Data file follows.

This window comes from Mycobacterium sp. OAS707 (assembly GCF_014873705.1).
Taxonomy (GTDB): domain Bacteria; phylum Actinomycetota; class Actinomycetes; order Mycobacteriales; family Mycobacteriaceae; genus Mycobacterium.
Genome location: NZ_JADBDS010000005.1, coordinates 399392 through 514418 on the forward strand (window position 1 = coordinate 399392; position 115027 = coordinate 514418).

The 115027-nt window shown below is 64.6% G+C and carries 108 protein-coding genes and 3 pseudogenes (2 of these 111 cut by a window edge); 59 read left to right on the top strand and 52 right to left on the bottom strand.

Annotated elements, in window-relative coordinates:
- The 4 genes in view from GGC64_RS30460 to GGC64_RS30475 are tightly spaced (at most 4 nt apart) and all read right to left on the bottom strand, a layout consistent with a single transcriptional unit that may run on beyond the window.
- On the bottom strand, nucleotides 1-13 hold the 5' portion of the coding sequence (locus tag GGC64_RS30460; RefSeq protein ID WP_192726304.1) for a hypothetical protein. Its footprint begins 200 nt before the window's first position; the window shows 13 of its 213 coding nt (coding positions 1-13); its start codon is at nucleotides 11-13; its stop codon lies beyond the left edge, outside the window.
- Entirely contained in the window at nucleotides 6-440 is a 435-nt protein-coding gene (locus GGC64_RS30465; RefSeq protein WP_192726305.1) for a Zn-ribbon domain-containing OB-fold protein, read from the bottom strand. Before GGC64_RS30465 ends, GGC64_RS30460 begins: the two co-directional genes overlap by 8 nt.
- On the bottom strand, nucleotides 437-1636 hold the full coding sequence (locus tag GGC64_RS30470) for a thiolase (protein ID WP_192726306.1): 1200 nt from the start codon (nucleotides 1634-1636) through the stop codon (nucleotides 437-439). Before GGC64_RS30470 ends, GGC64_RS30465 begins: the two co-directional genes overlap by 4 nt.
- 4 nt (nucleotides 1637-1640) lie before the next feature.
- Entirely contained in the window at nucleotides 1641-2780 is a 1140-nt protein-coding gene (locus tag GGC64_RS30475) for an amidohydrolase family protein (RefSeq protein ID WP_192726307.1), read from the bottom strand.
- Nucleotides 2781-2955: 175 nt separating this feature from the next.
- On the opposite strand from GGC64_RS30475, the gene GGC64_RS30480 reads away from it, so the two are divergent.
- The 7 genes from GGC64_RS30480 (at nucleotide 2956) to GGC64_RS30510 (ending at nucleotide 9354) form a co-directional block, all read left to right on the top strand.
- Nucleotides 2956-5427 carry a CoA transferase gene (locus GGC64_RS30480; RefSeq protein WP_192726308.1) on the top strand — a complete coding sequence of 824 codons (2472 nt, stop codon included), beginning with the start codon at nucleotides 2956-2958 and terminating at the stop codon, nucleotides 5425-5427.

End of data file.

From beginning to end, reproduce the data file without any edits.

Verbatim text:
This window comes from Mycobacterium sp. OAS707 (assembly GCF_014873705.1).
Taxonomy (GTDB): domain Bacteria; phylum Actinomycetota; class Actinomycetes; order Mycobacteriales; family Mycobacteriaceae; genus Mycobacterium.
Genome location: NZ_JADBDS010000005.1, coordinates 399392 through 514418 on the forward strand (window position 1 = coordinate 399392; position 115027 = coordinate 514418).

The 115027-nt window shown below is 64.6% G+C and carries 108 protein-coding genes and 3 pseudogenes (2 of these 111 cut by a window edge); 59 read left to right on the top strand and 52 right to left on the bottom strand.

Annotated elements, in window-relative coordinates:
- The 4 genes in view from GGC64_RS30460 to GGC64_RS30475 are tightly spaced (at most 4 nt apart) and all read right to left on the bottom strand, a layout consistent with a single transcriptional unit that may run on beyond the window.
- On the bottom strand, nucleotides 1-13 hold the 5' portion of the coding sequence (locus tag GGC64_RS30460; RefSeq protein ID WP_192726304.1) for a hypothetical protein. Its footprint begins 200 nt before the window's first position; the window shows 13 of its 213 coding nt (coding positions 1-13); its start codon is at nucleotides 11-13; its stop codon lies beyond the left edge, outside the window.
- Entirely contained in the window at nucleotides 6-440 is a 435-nt protein-coding gene (locus GGC64_RS30465; RefSeq protein WP_192726305.1) for a Zn-ribbon domain-containing OB-fold protein, read from the bottom strand. Before GGC64_RS30465 ends, GGC64_RS30460 begins: the two co-directional genes overlap by 8 nt.
- On the bottom strand, nucleotides 437-1636 hold the full coding sequence (locus tag GGC64_RS30470) for a thiolase (protein ID WP_192726306.1): 1200 nt from the start codon (nucleotides 1634-1636) through the stop codon (nucleotides 437-439). Before GGC64_RS30470 ends, GGC64_RS30465 begins: the two co-directional genes overlap by 4 nt.
- 4 nt (nucleotides 1637-1640) lie before the next feature.
- Entirely contained in the window at nucleotides 1641-2780 is a 1140-nt protein-coding gene (locus tag GGC64_RS30475) for an amidohydrolase family protein (RefSeq protein ID WP_192726307.1), read from the bottom strand.
- Nucleotides 2781-2955: 175 nt separating this feature from the next.
- On the opposite strand from GGC64_RS30475, the gene GGC64_RS30480 reads away from it, so the two are divergent.
- The 7 genes from GGC64_RS30480 (at nucleotide 2956) to GGC64_RS30510 (ending at nucleotide 9354) form a co-directional block, all read left to right on the top strand.
- Nucleotides 2956-5427 carry a CoA transferase gene (locus GGC64_RS30480; RefSeq protein WP_192726308.1) on the top strand — a complete coding sequence of 824 codons (2472 nt, stop codon included), beginning with the start codon at nucleotides 2956-2958 and terminating at the stop codon, nucleotides 5425-5427.